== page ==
The Mi’kmaw artist talks about her big prize win, moose fencing and how she became a butterfly
Mi’kmaw artist Ursula Johnson has won this year’s $50,000 Sobey Art Award. It’s a well-deserved win in a strong year for the national art prize, which focuses on artists under 40.
It marked the first time a nominee from the Atlantic region has prevailed. At the ceremony last week, Johnson first addressed the crowd in Mi’kmaq before switching to English because “nobody can understand me but my Mom,” she said.
The speech reflected her artistic approach: opening up traditional practices so they have contemporary relevance.
A member of Cape Breton’s Eskasoni First Nation, the 37-year-old’s art encompasses installation and performance, often incorporating skills learned from her elders, like basket weaving.
Johnson’s installation at the Sobey Art Award exhibition at U of T’s Art Museum is Moose Fence, based on fencing used to prevent animals from straying into traffic. NOW spoke with Johnson about the piece and her wider practice.
Congratulations on the win! How does it feel?
Thank you! I am kind of vibrating with excitement. I can’t believe it.
For any artist who wins this type of prize it must be a shock. It’s so separate
from what you do to win this kind of prize.
Yes. It seems more like what an athlete does – training for competition. Artists are creating things with materials or mediums to try to communicate what’s in our minds. There is no [finish] line.
I really love Moose Fence. Could you talk about it?
I’ve wanted to make Moose Fence for years now, but I needed the right space, one with an intersecting gallery to disrupt movement of people so the work could convey the idea I was interested in. This type of fence is very familiar for people in Eastern Canada. It has an ominous feel because it represents a dangerous situation for animals – specifically ungulates or animals with hoofed feet. I wanted to create that feeling for humans. I want visitors to think about these barriers we create between us and nature.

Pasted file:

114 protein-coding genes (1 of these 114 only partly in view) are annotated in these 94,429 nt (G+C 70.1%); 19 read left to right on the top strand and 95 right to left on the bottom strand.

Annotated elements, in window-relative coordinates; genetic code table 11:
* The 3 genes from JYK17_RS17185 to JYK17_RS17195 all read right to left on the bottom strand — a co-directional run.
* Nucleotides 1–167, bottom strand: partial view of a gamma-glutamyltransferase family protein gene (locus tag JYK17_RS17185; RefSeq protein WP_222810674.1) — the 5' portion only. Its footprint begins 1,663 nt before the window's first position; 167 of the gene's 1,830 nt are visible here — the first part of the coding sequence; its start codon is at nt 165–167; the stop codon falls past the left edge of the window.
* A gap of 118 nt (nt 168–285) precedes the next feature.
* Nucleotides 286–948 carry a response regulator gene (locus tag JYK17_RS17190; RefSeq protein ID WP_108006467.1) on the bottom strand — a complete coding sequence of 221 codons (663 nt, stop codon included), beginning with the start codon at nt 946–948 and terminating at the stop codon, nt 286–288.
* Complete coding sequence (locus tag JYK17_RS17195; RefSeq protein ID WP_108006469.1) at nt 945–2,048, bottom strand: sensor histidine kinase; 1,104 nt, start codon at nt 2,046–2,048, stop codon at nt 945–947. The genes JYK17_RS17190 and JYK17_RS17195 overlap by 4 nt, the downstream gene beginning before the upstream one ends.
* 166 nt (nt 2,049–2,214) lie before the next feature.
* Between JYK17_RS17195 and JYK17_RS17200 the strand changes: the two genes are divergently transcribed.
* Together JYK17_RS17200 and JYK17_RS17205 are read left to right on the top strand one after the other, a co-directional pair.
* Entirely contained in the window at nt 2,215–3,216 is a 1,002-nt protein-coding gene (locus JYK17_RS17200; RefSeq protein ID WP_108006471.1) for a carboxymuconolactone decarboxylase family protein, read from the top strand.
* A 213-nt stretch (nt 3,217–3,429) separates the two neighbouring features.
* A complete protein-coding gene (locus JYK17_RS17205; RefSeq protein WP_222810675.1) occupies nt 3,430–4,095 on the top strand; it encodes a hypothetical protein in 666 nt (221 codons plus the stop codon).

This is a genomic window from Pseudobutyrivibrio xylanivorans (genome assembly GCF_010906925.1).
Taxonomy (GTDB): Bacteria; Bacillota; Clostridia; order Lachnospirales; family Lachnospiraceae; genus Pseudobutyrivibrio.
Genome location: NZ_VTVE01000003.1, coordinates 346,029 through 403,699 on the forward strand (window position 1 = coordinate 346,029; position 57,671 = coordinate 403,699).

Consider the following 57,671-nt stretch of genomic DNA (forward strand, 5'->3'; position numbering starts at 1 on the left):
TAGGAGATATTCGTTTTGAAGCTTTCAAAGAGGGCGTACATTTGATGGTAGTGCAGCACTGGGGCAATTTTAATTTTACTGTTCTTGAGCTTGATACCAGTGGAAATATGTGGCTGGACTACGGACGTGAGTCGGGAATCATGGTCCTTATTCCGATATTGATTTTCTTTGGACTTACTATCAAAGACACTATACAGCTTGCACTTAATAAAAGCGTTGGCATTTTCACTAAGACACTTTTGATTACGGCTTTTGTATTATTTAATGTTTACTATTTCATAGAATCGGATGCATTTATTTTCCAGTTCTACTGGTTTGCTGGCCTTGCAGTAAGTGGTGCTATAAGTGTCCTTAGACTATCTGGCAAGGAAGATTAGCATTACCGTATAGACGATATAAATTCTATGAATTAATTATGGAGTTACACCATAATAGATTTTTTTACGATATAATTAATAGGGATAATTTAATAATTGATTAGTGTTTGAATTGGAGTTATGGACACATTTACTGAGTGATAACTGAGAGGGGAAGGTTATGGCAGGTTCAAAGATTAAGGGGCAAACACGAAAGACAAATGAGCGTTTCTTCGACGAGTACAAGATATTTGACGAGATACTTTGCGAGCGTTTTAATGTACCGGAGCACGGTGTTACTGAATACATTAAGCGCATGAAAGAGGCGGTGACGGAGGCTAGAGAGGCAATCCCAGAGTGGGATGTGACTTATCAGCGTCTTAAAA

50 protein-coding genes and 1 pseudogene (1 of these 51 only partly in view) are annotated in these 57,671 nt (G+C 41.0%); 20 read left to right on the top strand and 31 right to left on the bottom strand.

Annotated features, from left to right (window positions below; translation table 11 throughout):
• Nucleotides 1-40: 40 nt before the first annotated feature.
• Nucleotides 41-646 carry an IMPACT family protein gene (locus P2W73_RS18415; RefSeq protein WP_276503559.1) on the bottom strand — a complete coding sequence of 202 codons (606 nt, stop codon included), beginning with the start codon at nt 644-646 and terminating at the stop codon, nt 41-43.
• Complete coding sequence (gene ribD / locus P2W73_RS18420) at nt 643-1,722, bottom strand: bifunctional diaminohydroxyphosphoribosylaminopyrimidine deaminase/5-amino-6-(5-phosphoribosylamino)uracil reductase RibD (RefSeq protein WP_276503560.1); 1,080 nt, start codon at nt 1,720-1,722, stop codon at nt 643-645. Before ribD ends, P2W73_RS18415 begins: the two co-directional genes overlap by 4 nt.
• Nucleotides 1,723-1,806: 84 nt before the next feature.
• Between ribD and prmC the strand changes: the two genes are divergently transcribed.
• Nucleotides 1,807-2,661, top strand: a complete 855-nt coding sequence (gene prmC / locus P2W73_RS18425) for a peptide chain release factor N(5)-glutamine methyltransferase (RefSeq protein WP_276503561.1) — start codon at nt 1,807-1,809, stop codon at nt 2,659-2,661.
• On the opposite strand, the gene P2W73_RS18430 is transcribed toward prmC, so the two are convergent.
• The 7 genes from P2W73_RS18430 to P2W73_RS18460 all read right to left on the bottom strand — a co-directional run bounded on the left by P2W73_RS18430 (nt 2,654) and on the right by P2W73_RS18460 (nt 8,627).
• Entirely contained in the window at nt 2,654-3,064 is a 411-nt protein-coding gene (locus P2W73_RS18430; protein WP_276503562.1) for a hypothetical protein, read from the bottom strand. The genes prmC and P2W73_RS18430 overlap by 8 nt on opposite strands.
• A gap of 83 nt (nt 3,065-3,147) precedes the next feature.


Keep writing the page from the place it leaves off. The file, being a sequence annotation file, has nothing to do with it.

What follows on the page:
Visitors can choose to go inside the cage or not – nobody wants to be inside a cage, and neither do moose. So it points out that we have this power over animals.
Absolutely. I wanted to create a situation where people couldn’t tell at first – if they entered the cage – that there was a way out. If they are not familiar with this type of undulate gate, they don’t know it’s a one-way gate. There’s a moment of panic maybe before they realize there are also doors on the side. This introduces something that features a lot in my practice. You might ask someone to help – you collaborate.
This project also connects to your basket weaving performances. There’s one where you weave a basket so by the end you are enclosed by it. This implies you are only a part of the tradition you are working within.
My family are basket weavers. Once I started to explore this, it led me down a whole different path, being able to spend time with the elders in my community and my great grandmother and following them around with video cameras. I learned some important life lessons by asking them things like, “How does this relate to conservation practices and sustainability?”
The first time I did [the basket weaving performance] I was in art school, and I had the punk rock hair and piercings in my face. I thought, “I’m going to do something really on the edge,” and I went to ask my great grandmother if it would be okay. She laughed hysterically and said, “That’s going to be a really big basket!”
It was at an Indigenous art festival in Halifax at Dalhousie [University]. I worked for three days and struggled with it horribly. At one point, I looked up at people on a balcony who were looking down on me – these Maliseet First Nations women who were basically laughing at me. I felt so humbled and went up to them and said, “I have no idea what I’m doing. I really need some help.” They helped me and that was an important lesson. So many people engaged in this beautiful process and that propelled the entire way that I work now.
How did you get out of the basket in the end?
I fell onto the floor and lay there for a bit. Then I crawled out the bottom. I thought, “Oh, I’ve emerged from my cultural cocoon. I’m no longer a larva – I’m a butterfly now.”
BY ROSEMARY HEATHER
NOW MAGAZINE OCTOBER 31, 2017
More about the 2017 Sobey Prize here.
More information about Ursula Johnson here.